On its surface, the deal reached over the weekend avoids that scenario, since Cuomo pledged that the state’s contribution will not be backed by MTA fares, but will be “provided by State sources.” (For reference, check the four provisions in the deal, lifted verbatim from the city’s announcement, at the bottom of this post.) Cuomo hasn’t gotten more specific than that, but presumably most of the “state sources” will be accounted for by the general fund or, more likely, bonds backed by the general fund. And that’s where another major sticking point comes into play.

Each of the last few years, Cuomo has pulled off a back-door transit raid by making the MTA pay off bonds that the state had originally promised to cover, even though a 2011 law requires the governor and the state legislature to declare a state of emergency to justify raiding MTA funds for other purposes. Here’s how the governor found a way around that: He said he wasn’t raiding the MTA. Simple as that. What’s to stop Cuomo from doing the same thing with new bonds issued to fill the gap in this capital program?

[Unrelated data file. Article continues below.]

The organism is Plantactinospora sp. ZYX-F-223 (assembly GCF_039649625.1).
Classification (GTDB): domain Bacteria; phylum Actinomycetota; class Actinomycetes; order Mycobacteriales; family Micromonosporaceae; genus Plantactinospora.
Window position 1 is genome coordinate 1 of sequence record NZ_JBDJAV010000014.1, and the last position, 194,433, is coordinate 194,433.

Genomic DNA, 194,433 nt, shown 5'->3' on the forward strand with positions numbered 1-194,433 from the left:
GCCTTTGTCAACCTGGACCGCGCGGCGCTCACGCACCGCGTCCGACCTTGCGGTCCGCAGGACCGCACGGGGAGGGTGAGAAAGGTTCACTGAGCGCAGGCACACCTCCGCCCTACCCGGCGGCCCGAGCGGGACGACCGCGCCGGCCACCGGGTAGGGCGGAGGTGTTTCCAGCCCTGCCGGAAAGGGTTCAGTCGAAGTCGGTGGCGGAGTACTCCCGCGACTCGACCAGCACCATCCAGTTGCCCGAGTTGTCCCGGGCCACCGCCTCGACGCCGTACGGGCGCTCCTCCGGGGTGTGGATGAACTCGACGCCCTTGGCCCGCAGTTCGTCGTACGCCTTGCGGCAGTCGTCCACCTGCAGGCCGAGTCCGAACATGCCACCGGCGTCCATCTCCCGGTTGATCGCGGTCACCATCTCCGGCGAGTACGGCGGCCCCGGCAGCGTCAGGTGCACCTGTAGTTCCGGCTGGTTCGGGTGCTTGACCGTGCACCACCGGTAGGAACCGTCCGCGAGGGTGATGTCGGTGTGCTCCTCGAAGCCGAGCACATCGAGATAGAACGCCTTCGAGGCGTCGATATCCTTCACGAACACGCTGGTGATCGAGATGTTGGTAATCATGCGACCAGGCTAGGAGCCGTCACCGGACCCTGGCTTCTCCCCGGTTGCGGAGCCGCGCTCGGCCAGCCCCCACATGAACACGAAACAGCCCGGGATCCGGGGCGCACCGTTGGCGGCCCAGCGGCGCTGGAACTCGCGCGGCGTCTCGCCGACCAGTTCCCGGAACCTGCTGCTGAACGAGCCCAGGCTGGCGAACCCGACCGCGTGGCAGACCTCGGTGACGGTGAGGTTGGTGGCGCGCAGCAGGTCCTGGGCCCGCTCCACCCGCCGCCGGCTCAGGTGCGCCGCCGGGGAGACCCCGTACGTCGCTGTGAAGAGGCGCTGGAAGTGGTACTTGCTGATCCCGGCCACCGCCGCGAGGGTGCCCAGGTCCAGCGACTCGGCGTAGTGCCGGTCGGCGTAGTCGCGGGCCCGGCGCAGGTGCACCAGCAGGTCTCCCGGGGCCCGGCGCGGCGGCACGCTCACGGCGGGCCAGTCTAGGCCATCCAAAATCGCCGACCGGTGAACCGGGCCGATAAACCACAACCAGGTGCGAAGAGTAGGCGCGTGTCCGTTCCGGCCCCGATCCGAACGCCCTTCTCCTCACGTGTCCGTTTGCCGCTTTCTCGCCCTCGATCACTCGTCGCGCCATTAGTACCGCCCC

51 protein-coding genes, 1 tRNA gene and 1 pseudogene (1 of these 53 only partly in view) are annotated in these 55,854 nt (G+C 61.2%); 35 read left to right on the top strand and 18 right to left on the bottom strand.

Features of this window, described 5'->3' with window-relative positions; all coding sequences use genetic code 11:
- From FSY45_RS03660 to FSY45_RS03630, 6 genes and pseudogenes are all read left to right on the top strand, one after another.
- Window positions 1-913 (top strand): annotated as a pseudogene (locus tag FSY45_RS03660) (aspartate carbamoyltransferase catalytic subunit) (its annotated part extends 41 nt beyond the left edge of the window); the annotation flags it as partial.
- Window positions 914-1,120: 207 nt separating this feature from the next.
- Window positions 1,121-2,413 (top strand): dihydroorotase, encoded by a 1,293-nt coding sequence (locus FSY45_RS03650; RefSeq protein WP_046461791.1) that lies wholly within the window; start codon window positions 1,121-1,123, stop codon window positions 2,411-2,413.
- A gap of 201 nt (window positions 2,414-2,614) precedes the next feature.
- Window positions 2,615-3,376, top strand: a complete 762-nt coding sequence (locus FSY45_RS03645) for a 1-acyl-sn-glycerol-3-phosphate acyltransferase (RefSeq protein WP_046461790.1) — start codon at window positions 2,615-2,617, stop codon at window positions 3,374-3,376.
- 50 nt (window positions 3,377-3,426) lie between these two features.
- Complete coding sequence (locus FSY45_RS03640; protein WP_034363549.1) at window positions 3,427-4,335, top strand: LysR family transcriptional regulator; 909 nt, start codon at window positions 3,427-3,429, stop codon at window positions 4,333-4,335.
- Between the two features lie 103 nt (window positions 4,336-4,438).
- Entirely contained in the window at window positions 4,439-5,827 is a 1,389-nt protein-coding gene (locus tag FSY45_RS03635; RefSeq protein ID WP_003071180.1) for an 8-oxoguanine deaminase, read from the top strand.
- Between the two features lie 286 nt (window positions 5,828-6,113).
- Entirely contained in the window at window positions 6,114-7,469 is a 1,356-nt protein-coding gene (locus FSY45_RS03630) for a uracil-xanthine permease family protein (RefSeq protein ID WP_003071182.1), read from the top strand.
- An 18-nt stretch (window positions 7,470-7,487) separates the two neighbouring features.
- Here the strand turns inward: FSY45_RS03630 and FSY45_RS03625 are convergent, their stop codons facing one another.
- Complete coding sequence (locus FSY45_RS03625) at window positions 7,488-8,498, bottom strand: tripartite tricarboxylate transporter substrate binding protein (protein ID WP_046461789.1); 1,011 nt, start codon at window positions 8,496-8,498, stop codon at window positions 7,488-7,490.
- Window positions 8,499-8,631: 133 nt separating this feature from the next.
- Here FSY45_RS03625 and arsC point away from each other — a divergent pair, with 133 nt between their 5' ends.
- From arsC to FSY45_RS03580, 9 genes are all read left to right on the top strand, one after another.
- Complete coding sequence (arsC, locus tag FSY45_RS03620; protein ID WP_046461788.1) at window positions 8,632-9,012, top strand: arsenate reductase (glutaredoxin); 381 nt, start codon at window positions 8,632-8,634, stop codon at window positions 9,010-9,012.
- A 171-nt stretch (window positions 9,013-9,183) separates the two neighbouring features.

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If Cuomo Wants City Funding for the MTA, He’ll Need to Compromise

Governor Andrew Cuomo’s months-long attempt to squeeze money out of City Hall for the MTA appears to be reaching its end game.

Cuomo and his people at the MTA — which, despite what the governor says, is a state entity under his control — have been asking Mayor de Blasio for ever-increasing amounts of money to fill the gap in its capital program. Earlier today, Cuomo went on WNYC to bash the mayor for not handing over the dough.

The governor says the city should pony up because it relies on the MTA more than any other jurisdiction. But the city has good reason not to hand over significant sums to a state-controlled agency, no strings attached. Transit riders will be better off if de Blasio negotiates a good deal with Cuomo instead of capitulating.